What a wonderful article. Congratulations to Gemma Cruz Araneta. My only surprise is that I thought that the vast majority of Filipinos were actively aware of this horrific event and indeed the follow-on horrors that were perpetrated, not just on Filipino troops but on the civilian population as well, including the most appalling treatment of Filipino women on the public streets. We seem to think that 'waterboarding', as it is now so casually referred to by the USA in it's treatment of some of it's 'terrorist' prisoners, is a new phenomenon. Not so. The 'Water Torture' was quite commonly used by the American troops in the Philippines at that time. They even took photographs of themselves in action. Four or five troops forcibly held down an unfortunate Filipino, a funnel with a short pipe or hose attached was inserted in his mouth and water was poured in until he confessed to something or other, gave up his comrades, or DIED by drowning.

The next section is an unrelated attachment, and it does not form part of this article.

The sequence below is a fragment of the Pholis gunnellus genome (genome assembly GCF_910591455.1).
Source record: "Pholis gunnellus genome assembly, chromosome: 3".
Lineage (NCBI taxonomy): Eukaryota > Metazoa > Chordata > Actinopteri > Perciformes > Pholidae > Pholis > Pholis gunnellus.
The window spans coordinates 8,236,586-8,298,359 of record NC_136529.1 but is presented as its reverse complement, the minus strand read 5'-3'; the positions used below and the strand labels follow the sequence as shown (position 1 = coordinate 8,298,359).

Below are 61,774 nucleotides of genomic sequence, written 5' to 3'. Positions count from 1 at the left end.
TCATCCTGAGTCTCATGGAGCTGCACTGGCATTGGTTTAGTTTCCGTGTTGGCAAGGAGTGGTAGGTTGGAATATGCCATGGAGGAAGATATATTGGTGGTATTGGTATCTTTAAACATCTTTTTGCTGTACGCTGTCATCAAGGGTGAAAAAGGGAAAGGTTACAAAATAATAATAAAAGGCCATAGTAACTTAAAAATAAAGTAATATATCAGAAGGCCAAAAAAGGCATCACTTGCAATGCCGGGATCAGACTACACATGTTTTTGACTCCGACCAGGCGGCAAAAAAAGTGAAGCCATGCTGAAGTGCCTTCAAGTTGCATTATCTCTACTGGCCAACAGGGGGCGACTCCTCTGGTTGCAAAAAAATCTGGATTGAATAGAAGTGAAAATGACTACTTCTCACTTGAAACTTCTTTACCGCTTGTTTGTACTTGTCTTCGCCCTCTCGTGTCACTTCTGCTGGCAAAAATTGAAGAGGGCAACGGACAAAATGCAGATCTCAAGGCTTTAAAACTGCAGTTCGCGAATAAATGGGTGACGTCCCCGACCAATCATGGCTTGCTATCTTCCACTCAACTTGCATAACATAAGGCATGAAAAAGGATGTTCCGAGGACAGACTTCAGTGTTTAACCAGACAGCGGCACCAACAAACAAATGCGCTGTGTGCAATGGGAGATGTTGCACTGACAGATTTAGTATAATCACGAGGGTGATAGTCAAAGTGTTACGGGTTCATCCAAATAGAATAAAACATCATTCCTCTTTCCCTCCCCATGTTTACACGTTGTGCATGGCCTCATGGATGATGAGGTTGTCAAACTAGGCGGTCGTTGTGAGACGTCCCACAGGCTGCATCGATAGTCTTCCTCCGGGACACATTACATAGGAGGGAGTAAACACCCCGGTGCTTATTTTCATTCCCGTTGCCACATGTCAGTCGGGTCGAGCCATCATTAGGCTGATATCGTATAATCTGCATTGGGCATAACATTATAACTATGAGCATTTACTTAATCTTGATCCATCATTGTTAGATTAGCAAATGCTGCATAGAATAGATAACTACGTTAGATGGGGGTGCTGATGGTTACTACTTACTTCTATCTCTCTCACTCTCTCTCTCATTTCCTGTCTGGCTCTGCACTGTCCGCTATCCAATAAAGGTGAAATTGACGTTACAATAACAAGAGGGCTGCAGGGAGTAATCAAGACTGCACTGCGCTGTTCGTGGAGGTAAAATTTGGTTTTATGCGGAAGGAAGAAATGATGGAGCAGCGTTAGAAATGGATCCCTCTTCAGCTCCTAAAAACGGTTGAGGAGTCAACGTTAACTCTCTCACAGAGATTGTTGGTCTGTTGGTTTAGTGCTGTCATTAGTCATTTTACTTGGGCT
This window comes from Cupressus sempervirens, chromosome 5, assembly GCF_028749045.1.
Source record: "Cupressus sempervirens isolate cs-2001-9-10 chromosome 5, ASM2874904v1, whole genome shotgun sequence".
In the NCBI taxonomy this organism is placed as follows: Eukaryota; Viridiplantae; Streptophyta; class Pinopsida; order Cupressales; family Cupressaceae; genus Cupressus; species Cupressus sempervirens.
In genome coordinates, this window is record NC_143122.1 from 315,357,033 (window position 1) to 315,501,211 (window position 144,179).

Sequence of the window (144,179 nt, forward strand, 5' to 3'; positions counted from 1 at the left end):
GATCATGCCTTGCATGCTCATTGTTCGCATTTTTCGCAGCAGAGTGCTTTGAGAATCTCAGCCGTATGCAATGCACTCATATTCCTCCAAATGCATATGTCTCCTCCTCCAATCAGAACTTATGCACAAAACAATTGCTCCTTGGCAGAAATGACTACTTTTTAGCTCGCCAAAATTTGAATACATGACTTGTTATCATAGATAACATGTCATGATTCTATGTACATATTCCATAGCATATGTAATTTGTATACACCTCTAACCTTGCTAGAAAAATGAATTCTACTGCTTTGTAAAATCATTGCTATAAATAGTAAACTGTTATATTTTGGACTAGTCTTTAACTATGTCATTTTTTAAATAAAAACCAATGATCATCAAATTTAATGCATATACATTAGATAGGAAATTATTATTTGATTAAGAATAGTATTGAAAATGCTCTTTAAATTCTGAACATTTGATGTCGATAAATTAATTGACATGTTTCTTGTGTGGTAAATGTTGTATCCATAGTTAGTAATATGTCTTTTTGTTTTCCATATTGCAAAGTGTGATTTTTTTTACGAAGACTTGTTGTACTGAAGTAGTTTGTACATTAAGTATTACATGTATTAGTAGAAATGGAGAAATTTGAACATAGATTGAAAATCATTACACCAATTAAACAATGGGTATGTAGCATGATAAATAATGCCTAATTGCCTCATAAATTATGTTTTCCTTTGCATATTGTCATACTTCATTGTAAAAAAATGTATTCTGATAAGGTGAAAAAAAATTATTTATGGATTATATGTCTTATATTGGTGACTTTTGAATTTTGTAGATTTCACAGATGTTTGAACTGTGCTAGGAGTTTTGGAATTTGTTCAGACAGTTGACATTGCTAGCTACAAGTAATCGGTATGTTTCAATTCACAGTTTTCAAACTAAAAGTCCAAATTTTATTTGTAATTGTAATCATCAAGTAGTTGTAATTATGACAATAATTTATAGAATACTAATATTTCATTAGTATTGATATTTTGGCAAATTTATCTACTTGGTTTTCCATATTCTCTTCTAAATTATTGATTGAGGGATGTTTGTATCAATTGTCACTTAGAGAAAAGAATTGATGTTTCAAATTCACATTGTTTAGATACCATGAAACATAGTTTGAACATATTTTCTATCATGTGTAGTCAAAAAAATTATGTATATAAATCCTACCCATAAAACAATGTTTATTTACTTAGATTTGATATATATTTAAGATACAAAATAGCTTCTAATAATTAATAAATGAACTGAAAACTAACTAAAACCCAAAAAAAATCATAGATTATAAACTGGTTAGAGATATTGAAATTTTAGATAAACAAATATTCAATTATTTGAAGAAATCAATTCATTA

The only eye-witness account of the events around the 4th. Feb.(my Son's birthday, so I will never forget) 1899 by an independent outside witness, that I am aware of, is 'The Filipino Martyrs' by (would you believe it, ? an Irishman) Richard Brinsley Sheridan, who happened to be travelling in the Far East at the time, was on his way back from China and heard that a revolution was going on in the Philippines. So, in the style of Victorian gentlemen of the time, he went to have a look at what was happening. His book (originally produced in 1900) is one of the FILIPINIANA REPRINT SERIES, Book 22, by Renato Constantino. A forefather of Sheridan's, also Richard Brinsley Sheridan, was a very famous Irish Writer, Playwright and Parliamentarian.
We must never allow our children to forget the reality of their history. It is part of their heritage and they are entitled to know all the facts of who they are and where they came from.
Non Omnis Moriar.
Sir Don Brennock, KCR